Step 4: Determine Your Personal Diversity Paradigm
What would constitute an across-the-board action plan to eliminate shamming? You might begin by determining what the dominant personal diversity paradigm is in your company. This is critical because that dominant mindset reflects the readiness of your organization to take corrective action. Where necessary, CHROs and CDOs might have to bring about a collective mind-set shift that is supportive of all three workforce diversity strategies.
As senior managers explore their mind-sets and alternatives, they also recognize what options exist beyond affirmative action, social justice and equal employment opportunity. One CDO reported that, after helping his senior executives identify their personal diversity paradigms, they were surprised by and excited about opportunities to complement their status quo.
Step 5: Educational Intervention
Another step might be an educational intervention to clarify the distinctions among the three core strategies. One such experience might present several scenarios and ask that participants indicate the strategy represented by each.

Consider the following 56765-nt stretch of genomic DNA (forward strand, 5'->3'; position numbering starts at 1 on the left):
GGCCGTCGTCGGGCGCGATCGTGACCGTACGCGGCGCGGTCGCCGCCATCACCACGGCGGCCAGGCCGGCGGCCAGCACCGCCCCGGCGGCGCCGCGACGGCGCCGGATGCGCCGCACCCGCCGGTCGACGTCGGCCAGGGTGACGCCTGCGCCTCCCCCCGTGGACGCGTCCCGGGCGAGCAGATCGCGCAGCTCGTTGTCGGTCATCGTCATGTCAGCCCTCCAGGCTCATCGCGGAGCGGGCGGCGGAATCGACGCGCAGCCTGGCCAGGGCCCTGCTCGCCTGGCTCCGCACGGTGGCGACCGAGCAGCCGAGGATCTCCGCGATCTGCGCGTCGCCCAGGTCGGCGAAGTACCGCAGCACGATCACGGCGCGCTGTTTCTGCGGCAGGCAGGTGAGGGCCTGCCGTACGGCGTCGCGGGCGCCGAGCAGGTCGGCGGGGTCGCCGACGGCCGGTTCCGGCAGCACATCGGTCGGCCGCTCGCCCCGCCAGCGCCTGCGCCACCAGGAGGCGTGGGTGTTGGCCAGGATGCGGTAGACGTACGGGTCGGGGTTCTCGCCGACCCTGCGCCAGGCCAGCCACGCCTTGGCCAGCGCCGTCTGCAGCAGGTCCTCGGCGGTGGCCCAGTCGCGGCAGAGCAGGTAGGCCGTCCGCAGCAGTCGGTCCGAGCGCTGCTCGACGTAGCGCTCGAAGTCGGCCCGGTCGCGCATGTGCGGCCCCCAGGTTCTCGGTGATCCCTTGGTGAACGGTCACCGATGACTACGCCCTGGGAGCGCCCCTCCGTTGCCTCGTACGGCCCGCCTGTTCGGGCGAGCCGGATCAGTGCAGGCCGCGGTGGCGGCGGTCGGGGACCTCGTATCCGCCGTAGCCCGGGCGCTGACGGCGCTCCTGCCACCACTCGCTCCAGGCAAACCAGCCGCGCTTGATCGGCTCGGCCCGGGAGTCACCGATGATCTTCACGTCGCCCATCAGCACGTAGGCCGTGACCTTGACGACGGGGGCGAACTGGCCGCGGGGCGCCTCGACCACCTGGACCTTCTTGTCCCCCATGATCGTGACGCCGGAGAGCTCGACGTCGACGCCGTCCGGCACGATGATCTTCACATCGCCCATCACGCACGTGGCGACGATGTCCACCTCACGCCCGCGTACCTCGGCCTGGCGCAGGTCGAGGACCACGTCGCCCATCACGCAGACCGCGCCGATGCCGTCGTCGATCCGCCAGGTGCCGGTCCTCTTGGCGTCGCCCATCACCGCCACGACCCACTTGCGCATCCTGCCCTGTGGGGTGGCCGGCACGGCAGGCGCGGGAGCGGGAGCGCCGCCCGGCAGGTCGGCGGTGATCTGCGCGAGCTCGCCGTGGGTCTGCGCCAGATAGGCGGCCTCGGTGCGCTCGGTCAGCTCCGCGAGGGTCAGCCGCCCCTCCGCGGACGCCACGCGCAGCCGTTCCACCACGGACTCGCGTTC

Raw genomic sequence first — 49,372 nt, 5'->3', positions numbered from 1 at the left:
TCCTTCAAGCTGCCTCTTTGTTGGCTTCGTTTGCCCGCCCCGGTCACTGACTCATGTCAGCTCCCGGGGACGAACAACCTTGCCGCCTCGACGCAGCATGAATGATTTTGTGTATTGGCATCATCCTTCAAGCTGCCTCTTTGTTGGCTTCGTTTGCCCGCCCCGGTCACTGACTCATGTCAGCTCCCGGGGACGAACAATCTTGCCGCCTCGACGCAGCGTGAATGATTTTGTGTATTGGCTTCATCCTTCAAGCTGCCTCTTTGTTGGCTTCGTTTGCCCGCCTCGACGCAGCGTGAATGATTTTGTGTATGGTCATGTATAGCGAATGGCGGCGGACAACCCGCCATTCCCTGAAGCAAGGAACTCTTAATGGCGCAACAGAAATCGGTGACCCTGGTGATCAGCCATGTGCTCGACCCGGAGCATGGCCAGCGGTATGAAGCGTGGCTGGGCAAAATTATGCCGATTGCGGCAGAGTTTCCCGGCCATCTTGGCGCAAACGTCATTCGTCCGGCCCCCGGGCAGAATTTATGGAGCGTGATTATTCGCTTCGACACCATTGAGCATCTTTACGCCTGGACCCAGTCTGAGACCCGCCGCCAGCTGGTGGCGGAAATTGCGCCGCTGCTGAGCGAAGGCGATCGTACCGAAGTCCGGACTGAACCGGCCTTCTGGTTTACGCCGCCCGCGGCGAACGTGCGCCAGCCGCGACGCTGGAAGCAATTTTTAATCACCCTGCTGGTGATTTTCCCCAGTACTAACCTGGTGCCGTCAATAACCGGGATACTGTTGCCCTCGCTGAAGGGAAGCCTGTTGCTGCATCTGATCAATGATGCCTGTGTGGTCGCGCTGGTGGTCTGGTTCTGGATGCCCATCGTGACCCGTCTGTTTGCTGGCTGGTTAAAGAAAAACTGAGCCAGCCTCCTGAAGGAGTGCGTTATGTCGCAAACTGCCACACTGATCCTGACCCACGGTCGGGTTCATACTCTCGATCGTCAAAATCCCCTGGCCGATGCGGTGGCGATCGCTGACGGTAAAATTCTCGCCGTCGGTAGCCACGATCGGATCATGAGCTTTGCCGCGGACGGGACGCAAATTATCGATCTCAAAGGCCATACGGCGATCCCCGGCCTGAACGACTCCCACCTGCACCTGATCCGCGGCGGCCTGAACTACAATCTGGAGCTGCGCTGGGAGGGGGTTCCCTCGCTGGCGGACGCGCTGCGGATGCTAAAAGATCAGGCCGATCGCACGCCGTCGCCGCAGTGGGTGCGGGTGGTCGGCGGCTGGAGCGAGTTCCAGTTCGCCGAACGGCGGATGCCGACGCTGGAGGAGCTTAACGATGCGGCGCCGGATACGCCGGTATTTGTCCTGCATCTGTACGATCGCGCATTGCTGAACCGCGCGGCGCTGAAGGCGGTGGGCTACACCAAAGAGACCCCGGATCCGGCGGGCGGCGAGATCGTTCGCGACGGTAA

With this clarity, strategic-diversity planning can then be conducted within the context of the three strategies. Key here would be a willingness to return and reject faulty plans.
For example, when one major corporation’s diversity council received a division’s “diversity” plan that really was an affirmative action strategy, it returned the document and requested a “real” diversity plan. This was a teachable moment for the division.
Step 6: Talk the Talk
Finally, senior leaders must not only walk the talk, but also talk the talk. CHROs and CDOs also can use the three-prong diversity plan to coordinate efforts across their organizations. Senior leaders must be precise about which of the core strategies they have in mind when speaking of “diversity.”
Be bold! Be courageous! And remember to reassure management and employees that minimizing shamming does not require executives and organizations to stop anything they are doing — except shamming.
At the center of any effort to move beyond shamming, one question constantly must be kept in mind: What makes our current diversity plan different from what was done or could have been done under the banner of affirmative action/social justice in the ’60s and ’70s?
If you cannot be clear and specific about these differences, you probably are still shamming. This question is the litmus test.
If you would like to learn more about “The Shamming of Diversity” or other diversity management topics, please contact us at email@example.com or call at 404.594.3399.